La Mesa resident has stars in his eyes


While most other people are bedding down for the night, Dave Decker might just be winding up. He often leaves late from his La Mesa home to drive east on I-8. It’s not some bar or 24-hour diner he’s heading for; instead, he is driving up to the hills to look at stars.

While most other people are bedding down for the night, Dave Decker might just be winding up. He often leaves late from his La Mesa home to drive east on I-8. It’s not some bar or 24-hour diner he’s heading for; instead, he is driving up to the hills to look at stars.

Armed with binoculars, telescopes, star charts and maps, Decker makes regular stops along the Sunrise Highway and the Laguna Mountains to gaze at the heavenly bodies. This year is an astronomer’s dream for the Blood Moon lunar eclipse and more phenomena in the upcoming months. 

Decker is the official East County Star Party Coordinator for the San Diego Astronomy Association, which he joined in 2009. One of the most recent events he put together was the very first Mt. Helix Star Party. Eleven SDAA members came to the event. Nearly 100 people came to peer through the 15 telescopes set up for viewing. 

“The Mt Helix Park staff were wonderful, and hosted a well-planned event,” Decker said.  

“It was a gorgeous night and the Space Station even slid through the sky near the end of our gazing,” said Mt. Helix Executive Director Tracey Stotz. “I’m delighted with the work that Decker did for us in planning this.” 

Star Parties like the one at Mt. Helix is how new astronomers are born. Decker explained that currently, there is a great deal of general interest in astronomy, probably due to the research accomplished in the last 20 years and the way in which NASA and academic researchers have shared their goals, discoveries and new questions. That interest translates to requests from the public for “hands on” experiences. 

Decker had always spent a great deal of time in the outdoors, camping and admiring the night sky. After he retired, he decided to get serious about studying astronomy.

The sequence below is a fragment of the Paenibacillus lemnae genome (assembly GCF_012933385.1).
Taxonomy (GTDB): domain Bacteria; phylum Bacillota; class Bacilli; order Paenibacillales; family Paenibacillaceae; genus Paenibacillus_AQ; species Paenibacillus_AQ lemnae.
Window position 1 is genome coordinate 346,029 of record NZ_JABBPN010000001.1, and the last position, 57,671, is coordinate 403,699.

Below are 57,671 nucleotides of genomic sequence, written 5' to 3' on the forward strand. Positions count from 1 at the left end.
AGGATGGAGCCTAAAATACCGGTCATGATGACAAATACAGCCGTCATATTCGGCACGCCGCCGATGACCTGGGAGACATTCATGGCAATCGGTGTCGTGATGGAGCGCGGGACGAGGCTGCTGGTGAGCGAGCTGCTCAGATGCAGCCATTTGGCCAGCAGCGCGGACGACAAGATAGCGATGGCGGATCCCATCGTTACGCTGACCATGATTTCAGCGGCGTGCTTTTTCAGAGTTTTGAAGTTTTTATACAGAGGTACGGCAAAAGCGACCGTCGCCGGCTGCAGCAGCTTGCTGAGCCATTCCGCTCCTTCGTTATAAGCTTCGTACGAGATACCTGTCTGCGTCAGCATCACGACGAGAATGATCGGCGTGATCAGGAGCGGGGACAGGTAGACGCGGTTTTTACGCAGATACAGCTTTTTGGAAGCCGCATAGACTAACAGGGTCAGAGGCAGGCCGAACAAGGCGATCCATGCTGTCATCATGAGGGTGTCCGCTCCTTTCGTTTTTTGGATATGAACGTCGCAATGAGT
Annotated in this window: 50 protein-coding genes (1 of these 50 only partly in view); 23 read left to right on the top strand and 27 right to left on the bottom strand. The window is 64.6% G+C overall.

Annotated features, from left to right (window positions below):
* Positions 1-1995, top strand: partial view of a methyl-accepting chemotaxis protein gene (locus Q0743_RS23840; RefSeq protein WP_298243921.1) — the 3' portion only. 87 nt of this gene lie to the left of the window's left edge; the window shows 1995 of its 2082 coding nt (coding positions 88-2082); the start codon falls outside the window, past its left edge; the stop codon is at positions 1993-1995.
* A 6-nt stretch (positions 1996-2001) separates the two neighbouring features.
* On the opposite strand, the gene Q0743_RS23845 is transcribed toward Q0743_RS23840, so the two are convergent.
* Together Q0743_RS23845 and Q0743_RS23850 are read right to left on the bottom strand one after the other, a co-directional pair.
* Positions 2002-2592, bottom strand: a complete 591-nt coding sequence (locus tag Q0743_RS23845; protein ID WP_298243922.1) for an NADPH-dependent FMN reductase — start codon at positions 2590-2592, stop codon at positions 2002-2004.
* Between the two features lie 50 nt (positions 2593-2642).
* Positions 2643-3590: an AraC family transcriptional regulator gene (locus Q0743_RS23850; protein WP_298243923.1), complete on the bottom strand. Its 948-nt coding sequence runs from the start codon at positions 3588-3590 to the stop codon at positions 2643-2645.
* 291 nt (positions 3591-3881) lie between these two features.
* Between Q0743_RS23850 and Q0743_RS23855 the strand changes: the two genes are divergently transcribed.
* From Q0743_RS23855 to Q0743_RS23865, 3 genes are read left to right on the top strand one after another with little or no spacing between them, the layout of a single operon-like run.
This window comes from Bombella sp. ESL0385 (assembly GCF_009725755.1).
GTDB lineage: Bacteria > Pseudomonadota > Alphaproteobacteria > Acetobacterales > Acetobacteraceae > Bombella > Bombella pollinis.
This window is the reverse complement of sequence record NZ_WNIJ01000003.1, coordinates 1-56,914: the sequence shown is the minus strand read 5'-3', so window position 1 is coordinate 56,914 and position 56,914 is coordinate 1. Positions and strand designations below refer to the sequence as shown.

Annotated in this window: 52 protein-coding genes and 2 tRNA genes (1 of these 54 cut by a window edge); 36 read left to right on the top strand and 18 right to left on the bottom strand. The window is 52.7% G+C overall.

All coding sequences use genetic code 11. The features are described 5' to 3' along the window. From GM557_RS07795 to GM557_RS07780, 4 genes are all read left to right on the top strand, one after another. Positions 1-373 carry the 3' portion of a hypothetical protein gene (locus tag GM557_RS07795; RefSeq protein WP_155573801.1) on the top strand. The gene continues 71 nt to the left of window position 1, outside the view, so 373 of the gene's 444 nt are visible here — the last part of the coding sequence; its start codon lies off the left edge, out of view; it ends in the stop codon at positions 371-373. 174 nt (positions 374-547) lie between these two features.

“Perhaps it was my grandkids asking me about the constellations, and I wasn’t sure of their names. Or perhaps it was my old, lingering love of the physical sciences that finally came to the surface. The bottom line, I needed to go down that road in a serious way,” Decker said.

Becoming the Star Party Coordinator was the first stop on the road for Decker to learning and doing more serious astronomy. It is an intensive job of hosting over 100 parties per year, with only a few dozen volunteers. 

“We are committed to all of San Diego County, and often our volunteers drive 100 or more miles for a two-hour event on a week day, after a day’s work. Therefore, last minute communication between volunteers and the host about weather, driving, and viewing conditions is critical,” he said.

All the driving, researching, hours volunteering are worth it to Decker who goes often goes out on his own to study the night skies. 

“Under urban light-polluted skies, we are still able to show many bright celestial objects. Of note are the solar system objects of course. Venus, Mars, Jupiter, Saturn, the Sun and Moon, visible comets, meteors, International Space Station, Hubble Space Telescope,” he said

Dark skies are optimum to see much more. Even small telescopes will find many bright nebulas and some galaxies, open star clusters and globular star clusters. Binary stars can always be found as well. 

“With decent optics we can view many Planetary Nebulas, galaxy clusters, and occasionally, a supernova,” he said.

To learn more about what the difference is between a nebula and a supernova, Decker recommends doing a little night research. 

“You need to escape the marine layer, fog, and clouds. Find a dark place. Higher elevation is also an advantage. Wherever you go, park in a safe and legal place. We have done well in the mountains, Laguna and Cuyamaca,” he said. “Campgrounds are usually good when clear of security lighting. The Borrego Desert is wonderful as well, even though it is not high elevation. For quick observing sessions there are safe parking areas along Sunrise Highway with lots of room and no trees.”

Some of his personal favorite star-viewing spots include Sycamore Canyon and Tierra del Sol, both of which are open on SDAA nights. 

“In the mountains, I like the Julian Starfest in August. This is held at the Menghini Winery. William Heise County Park and Cuyamaca State Park have good areas as well,” he said.

Decker suggests a pair of binoculars as the first equipment. Next, get a tripod to hold the binoculars still. 

“By then, you will be wondering what all that stuff is and you will find a star chart, book, or astronomy app to help navigate. Okay, you’re hooked! Time to go shopping for expensive stuff,” he said. 

Gazing at all the stars and planets can be a life-changing experience, even for children. Sometimes they can barely believe what they see. 

Decker laughs remembering what one youngster proclaimed when he saw Saturn for the first time: “That’s not really Saturn, that’s a picture inside your telescope!”

For more information about San Diego Astronomy Association and East County Star Parties, go to


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